Andragogy, Heutagogy and Social Media

Andragogy (Self-directed) Heutagogy (Self-determined) Parallels with Social Media
Competency development Capability development Knowledge curators
Linear design of curricula Non-linearity in curricula Hyper-learners
Instructor/learner directed Learner directed Autonomous digital communities
Content focus (what is learned) Process focus (meta learning, learning how to learn) Online collaboration, sharing, crowd-sourcing

 

This shift is radical in challenging the implicit notion that we (educators) know best what students need to learn. As Morris (2013) puts it, the issue of how to modify or reinvent teaching in higher education “can create anxiety, uncertainty, and even resentment toward a shift in the culture of learning that we’ve had little control over, that’s come at us from outside our own domain; for others, this new landscape appears inviting, exciting, and full of possibility”.

Radically self-determined and networked learning approaches (like heutagogy and paragogy) affirm individuals as the experts in their lives and learning trajectories. Nothing less than what has always been.

 

 

Note: Images depicting Education 1.0, 2.0 and 3.0 were adapted from a blog post by Jackie Gerstein: Experiences in Self-Determined Learning: Moving from Education 1.0 Through Education 2.0 Towards Education 3.0

This post was adapted from a previous article.

 

 

 

 

 

 

 

 

 

 

 

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Fostering instructional immediacy in online classrooms

 

How can we create online learning environments that are as dynamic, collaborative and successful as the best face-to-face classrooms? Is it even possible? My own experience in online graduate teaching over the past 12 years suggests an emphatic “yes”. Or, should I say, an emphatic “yes, but…”.

 

Just as there are multiple and diverse classroom-based teaching approaches (some more successful than others in engaging learners and mobilizing knowledge transfer), there are as many ways and means of online instructional approaches. All students, regardless of the learning platform, engage best when they experience high instructional immediacy. That is, a sense of warmth, caring, support and positive regard in the learning environment.

 

A recent book focused on online teaching in the health professions (Melrose, Park & Berry, 2013) offers tips on creating and maintaining instructional immediacy in online settings, and it’s validating to see many of my own approaches and strategies reflected.

 

Here are 10 tips for how online instructors can project warmth and likeability (instructional immediacy):

 

1. Post a positive and supportive welcome message to greet students the first time they log into the course and each week thereafter

 

2. Share online bios (pictures are a bonus) (students and instructor)

 

3. Create smaller sub-groups for online discussion and reflection on course materials and assignments (8-10 students is optimal in my experience)

 

4. Include short (< 5 minutes) videos introducing course topics and offering tips and key learning to personalize each week’s focus

 

5. Assign “learning buddies” among students in the course to structure collaboration and collegiality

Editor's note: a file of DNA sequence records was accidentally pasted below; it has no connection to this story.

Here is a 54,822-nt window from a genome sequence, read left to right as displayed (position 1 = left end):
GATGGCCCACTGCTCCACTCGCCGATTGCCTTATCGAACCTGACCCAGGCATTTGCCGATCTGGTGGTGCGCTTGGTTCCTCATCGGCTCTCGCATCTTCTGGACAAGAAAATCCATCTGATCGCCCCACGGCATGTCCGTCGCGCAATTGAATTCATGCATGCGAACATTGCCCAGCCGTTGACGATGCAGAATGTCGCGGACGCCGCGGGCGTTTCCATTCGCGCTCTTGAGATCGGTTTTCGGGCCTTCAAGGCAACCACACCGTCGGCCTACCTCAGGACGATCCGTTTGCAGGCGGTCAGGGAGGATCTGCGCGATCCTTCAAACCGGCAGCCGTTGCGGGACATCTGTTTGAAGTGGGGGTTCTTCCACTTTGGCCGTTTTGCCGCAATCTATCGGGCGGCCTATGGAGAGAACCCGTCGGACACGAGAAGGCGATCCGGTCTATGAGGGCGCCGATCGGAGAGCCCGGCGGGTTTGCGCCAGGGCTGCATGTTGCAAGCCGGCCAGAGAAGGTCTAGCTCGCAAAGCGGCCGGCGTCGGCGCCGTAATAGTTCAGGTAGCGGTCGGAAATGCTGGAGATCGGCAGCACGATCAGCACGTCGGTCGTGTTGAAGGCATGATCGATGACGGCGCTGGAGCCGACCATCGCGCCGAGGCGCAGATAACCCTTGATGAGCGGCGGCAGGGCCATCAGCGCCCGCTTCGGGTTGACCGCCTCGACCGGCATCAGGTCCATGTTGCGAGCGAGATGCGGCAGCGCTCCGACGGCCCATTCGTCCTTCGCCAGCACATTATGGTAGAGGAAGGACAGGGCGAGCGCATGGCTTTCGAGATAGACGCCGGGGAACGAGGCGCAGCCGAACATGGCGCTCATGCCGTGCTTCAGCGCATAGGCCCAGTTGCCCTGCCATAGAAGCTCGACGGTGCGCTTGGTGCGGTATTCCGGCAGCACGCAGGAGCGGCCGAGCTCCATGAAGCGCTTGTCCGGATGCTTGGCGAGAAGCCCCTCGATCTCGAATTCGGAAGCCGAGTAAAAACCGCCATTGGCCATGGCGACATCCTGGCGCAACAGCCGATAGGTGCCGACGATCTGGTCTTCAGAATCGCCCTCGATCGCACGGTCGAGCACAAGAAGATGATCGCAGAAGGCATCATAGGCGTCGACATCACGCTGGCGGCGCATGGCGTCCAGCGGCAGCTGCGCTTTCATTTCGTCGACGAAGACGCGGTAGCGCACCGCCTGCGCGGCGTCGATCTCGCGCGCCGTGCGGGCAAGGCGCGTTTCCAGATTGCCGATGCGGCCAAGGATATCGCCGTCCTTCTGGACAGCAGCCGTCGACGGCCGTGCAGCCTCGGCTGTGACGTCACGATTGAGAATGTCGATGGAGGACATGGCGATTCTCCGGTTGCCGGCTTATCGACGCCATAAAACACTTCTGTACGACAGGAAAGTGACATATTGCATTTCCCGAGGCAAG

6. Have early and ongoing online conversations about process (versus course content)

What is it like to be in this course?

What are you looking forward to, and what is one thing you are concerned about?

How can we challenge each-other in ways that foster debate and dialogue but still feels respectful and affirming?

How can I (instructor) help maximize your learning and value from this course?

 

7. Set clear expectations in the Course Syllabus about online participation (my expectation of students is at least one original post per week, and at least two replies to other students’ posts per week)

 

8. Offer targeted encouragement at points in the course where motivation may be flagging (e.g., right after Reading Week, towards the final weeks of the course)

 

9. Use intentional word choices in online communication with students:

 

 Thumbs down  Thumbs up
The focus of this course is… Our course will focus on…
You will be required to… We’ll be working together to accomplish…
Students’ feedback has indicated… The conversation in our group this week has highlighted…

 

10. End the course with an explicit call to action – How does the learning in this course fit into the bigger picture of students’ learning trajectories and career goals? (here’s an example)

 

 

Student course evaluations attest to the possibility of online learning as a fun, rigorous and enriching alternative to face-to-face contact. Here are some representative student comments from the course evaluations for the 2014 online course I taught, both positive and negative (but comments overwhelmingly slanted toward the positive):

The instruction was very clear and very intellectually stimulating. The video clips were very well presented and made the instruction seem not virtual at all.

I enjoyed the online format of the course. I feel the online discussion help my learning and I benefit more from these discussions than in-class ones.

I really didn’t like the fact this course is online. I feel that I could have learned a lot more by having a classroom environment and participating through talking instead of writing
weekly reflections just because I had to.

Excellent, the most involved and interactive online course I have ever taken. I felt very engaged and connected to the instructor, students and material.

 

 

As students increasingly orient themselves to rich digital communication and sharing, this teaching/learning platform is aligned with what our students are already doing in their day-to-day lives. Not every student, but lots of our students.

 

Related:

Much ado about online learning

The three most important tips for teaching online

6 tips for facilitating webinars 

 

 

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It’s all about creativity, reflexivity and connectivity

Teaching as informing is a short-term solution to a long-term problem. Today, providing information is secondary to engaging peoples’ interest and motivation so much that they will want to seek out more and more, beyond the boundaries of the boardroom, lecture hall or online discussion forum. It’s about meta-teaching…teaching others to become their own teachers.